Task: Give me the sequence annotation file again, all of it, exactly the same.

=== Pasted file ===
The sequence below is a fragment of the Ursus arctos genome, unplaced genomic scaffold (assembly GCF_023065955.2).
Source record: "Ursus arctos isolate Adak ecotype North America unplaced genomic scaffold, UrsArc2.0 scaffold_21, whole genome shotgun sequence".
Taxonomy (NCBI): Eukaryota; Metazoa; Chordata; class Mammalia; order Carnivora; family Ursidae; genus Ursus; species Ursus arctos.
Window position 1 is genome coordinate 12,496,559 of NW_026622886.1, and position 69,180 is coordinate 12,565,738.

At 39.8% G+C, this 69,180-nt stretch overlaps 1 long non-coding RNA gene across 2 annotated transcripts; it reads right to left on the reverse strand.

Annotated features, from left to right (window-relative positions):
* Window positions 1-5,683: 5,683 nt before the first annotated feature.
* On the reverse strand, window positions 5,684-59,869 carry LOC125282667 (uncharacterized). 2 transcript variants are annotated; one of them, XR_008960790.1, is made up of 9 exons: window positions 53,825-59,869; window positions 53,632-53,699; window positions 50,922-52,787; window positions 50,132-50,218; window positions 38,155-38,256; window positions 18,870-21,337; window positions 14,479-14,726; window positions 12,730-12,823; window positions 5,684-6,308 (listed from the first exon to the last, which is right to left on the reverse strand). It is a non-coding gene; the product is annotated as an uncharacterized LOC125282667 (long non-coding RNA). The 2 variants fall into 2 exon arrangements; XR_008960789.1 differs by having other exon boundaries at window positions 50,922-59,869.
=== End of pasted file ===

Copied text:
The sequence below is a fragment of the Ursus arctos genome, unplaced genomic scaffold (assembly GCF_023065955.2).
Source record: "Ursus arctos isolate Adak ecotype North America unplaced genomic scaffold, UrsArc2.0 scaffold_21, whole genome shotgun sequence".
Taxonomy (NCBI): Eukaryota; Metazoa; Chordata; class Mammalia; order Carnivora; family Ursidae; genus Ursus; species Ursus arctos.
Window position 1 is genome coordinate 12,496,559 of NW_026622886.1, and position 69,180 is coordinate 12,565,738.

At 39.8% G+C, this 69,180-nt stretch overlaps 1 long non-coding RNA gene across 2 annotated transcripts; it reads right to left on the reverse strand.

Annotated features, from left to right (window-relative positions):
* Window positions 1-5,683: 5,683 nt before the first annotated feature.
* On the reverse strand, window positions 5,684-59,869 carry LOC125282667 (uncharacterized). 2 transcript variants are annotated; one of them, XR_008960790.1, is made up of 9 exons: window positions 53,825-59,869; window positions 53,632-53,699; window positions 50,922-52,787; window positions 50,132-50,218; window positions 38,155-38,256; window positions 18,870-21,337; window positions 14,479-14,726; window positions 12,730-12,823; window positions 5,684-6,308 (listed from the first exon to the last, which is right to left on the reverse strand). It is a non-coding gene; the product is annotated as an uncharacterized LOC125282667 (long non-coding RNA). The 2 variants fall into 2 exon arrangements; XR_008960789.1 differs by having other exon boundaries at window positions 50,922-59,869.